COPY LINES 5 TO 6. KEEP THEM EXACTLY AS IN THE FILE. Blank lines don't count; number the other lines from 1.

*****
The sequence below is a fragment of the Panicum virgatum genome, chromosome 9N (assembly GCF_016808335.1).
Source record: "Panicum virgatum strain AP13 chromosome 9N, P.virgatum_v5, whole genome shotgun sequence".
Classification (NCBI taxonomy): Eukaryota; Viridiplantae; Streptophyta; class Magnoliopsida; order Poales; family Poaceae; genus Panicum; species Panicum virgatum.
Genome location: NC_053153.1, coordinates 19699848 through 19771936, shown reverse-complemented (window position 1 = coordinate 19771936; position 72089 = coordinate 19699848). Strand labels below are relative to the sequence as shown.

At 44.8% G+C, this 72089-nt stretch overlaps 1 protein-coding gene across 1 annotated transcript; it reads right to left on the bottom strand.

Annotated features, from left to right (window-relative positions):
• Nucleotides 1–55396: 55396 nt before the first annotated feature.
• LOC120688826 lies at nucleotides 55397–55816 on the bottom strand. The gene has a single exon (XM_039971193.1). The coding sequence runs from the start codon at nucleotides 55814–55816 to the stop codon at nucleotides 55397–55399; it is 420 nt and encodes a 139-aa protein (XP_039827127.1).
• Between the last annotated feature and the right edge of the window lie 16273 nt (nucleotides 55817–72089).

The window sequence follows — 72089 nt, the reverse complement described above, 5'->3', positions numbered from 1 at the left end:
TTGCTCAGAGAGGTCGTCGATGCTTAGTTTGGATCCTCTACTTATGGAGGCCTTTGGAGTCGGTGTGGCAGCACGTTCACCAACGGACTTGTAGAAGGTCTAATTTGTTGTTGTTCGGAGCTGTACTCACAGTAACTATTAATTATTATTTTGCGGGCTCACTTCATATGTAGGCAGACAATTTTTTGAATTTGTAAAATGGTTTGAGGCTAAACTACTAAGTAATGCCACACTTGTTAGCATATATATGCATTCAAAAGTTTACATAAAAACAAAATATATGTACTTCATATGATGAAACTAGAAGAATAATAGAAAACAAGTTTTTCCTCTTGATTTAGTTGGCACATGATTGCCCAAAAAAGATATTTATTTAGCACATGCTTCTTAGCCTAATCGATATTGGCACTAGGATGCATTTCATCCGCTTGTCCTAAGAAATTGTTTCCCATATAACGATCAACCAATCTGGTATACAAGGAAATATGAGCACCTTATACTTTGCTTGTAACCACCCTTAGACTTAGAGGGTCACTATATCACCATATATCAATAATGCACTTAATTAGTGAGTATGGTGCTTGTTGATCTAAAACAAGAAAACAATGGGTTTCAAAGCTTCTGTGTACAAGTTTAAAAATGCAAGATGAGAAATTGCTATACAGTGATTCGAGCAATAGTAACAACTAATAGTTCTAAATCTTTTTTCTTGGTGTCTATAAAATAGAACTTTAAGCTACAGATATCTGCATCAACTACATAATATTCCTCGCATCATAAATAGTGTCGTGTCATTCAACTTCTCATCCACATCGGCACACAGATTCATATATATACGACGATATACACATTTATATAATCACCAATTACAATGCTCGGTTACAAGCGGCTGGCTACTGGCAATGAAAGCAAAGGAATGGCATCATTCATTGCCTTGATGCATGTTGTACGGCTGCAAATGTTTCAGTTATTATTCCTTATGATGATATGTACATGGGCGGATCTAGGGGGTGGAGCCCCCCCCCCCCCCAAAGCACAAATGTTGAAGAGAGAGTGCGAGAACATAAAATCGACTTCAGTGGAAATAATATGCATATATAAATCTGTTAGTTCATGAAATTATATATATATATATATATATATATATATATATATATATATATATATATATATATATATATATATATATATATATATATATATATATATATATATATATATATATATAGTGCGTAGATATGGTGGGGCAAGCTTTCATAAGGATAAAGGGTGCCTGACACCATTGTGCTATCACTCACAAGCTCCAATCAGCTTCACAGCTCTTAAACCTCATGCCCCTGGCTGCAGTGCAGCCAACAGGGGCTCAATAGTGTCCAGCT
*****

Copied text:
At 44.8% G+C, this 72089-nt stretch overlaps 1 protein-coding gene across 1 annotated transcript; it reads right to left on the bottom strand.

Annotated features, from left to right (window-relative positions):